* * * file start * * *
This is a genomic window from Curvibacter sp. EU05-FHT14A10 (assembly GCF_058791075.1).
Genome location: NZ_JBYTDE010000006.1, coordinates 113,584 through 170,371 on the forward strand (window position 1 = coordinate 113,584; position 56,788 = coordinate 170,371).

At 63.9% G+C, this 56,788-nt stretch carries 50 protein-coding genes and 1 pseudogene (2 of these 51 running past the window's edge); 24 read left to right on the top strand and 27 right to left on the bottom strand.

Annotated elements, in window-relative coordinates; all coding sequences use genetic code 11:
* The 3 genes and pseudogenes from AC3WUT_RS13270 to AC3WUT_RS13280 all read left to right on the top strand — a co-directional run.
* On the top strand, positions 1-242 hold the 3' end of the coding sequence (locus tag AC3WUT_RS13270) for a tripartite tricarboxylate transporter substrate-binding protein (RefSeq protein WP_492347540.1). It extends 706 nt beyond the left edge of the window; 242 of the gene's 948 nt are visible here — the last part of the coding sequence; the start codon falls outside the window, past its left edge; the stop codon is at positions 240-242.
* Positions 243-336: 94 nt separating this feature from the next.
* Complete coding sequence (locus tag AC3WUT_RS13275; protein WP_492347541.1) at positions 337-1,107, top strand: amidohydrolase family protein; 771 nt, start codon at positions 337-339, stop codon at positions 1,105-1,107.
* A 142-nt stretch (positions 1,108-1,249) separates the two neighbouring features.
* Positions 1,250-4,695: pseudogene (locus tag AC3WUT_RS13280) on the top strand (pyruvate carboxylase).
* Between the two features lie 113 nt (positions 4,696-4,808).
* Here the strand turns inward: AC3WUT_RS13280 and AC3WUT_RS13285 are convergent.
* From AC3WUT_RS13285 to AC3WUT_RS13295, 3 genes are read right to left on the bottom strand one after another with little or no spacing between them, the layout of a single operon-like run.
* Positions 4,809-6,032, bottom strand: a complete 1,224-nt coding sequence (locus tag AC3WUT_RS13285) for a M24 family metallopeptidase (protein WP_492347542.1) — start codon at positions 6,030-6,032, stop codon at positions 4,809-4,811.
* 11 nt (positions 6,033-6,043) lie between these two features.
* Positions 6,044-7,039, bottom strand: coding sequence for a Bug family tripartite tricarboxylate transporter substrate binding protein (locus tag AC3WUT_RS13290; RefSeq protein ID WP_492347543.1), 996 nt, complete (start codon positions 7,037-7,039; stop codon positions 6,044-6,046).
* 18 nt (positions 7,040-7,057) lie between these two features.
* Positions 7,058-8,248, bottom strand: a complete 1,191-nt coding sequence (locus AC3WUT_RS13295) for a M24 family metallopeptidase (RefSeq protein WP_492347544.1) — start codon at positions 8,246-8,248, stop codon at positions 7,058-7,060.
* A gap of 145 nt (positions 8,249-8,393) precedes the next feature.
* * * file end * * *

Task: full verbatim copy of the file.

This is a genomic window from Curvibacter sp. EU05-FHT14A10 (assembly GCF_058791075.1).
Genome location: NZ_JBYTDE010000006.1, coordinates 113,584 through 170,371 on the forward strand (window position 1 = coordinate 113,584; position 56,788 = coordinate 170,371).

At 63.9% G+C, this 56,788-nt stretch carries 50 protein-coding genes and 1 pseudogene (2 of these 51 running past the window's edge); 24 read left to right on the top strand and 27 right to left on the bottom strand.

Annotated elements, in window-relative coordinates; all coding sequences use genetic code 11:
* The 3 genes and pseudogenes from AC3WUT_RS13270 to AC3WUT_RS13280 all read left to right on the top strand — a co-directional run.
* On the top strand, positions 1-242 hold the 3' end of the coding sequence (locus tag AC3WUT_RS13270) for a tripartite tricarboxylate transporter substrate-binding protein (RefSeq protein WP_492347540.1). It extends 706 nt beyond the left edge of the window; 242 of the gene's 948 nt are visible here — the last part of the coding sequence; the start codon falls outside the window, past its left edge; the stop codon is at positions 240-242.
* Positions 243-336: 94 nt separating this feature from the next.
* Complete coding sequence (locus tag AC3WUT_RS13275; protein WP_492347541.1) at positions 337-1,107, top strand: amidohydrolase family protein; 771 nt, start codon at positions 337-339, stop codon at positions 1,105-1,107.
* A 142-nt stretch (positions 1,108-1,249) separates the two neighbouring features.
* Positions 1,250-4,695: pseudogene (locus tag AC3WUT_RS13280) on the top strand (pyruvate carboxylase).
* Between the two features lie 113 nt (positions 4,696-4,808).
* Here the strand turns inward: AC3WUT_RS13280 and AC3WUT_RS13285 are convergent.
* From AC3WUT_RS13285 to AC3WUT_RS13295, 3 genes are read right to left on the bottom strand one after another with little or no spacing between them, the layout of a single operon-like run.
* Positions 4,809-6,032, bottom strand: a complete 1,224-nt coding sequence (locus tag AC3WUT_RS13285) for a M24 family metallopeptidase (protein WP_492347542.1) — start codon at positions 6,030-6,032, stop codon at positions 4,809-4,811.
* 11 nt (positions 6,033-6,043) lie between these two features.
* Positions 6,044-7,039, bottom strand: coding sequence for a Bug family tripartite tricarboxylate transporter substrate binding protein (locus tag AC3WUT_RS13290; RefSeq protein ID WP_492347543.1), 996 nt, complete (start codon positions 7,037-7,039; stop codon positions 6,044-6,046).
* 18 nt (positions 7,040-7,057) lie between these two features.
* Positions 7,058-8,248, bottom strand: a complete 1,191-nt coding sequence (locus AC3WUT_RS13295) for a M24 family metallopeptidase (RefSeq protein WP_492347544.1) — start codon at positions 8,246-8,248, stop codon at positions 7,058-7,060.
* A gap of 145 nt (positions 8,249-8,393) precedes the next feature.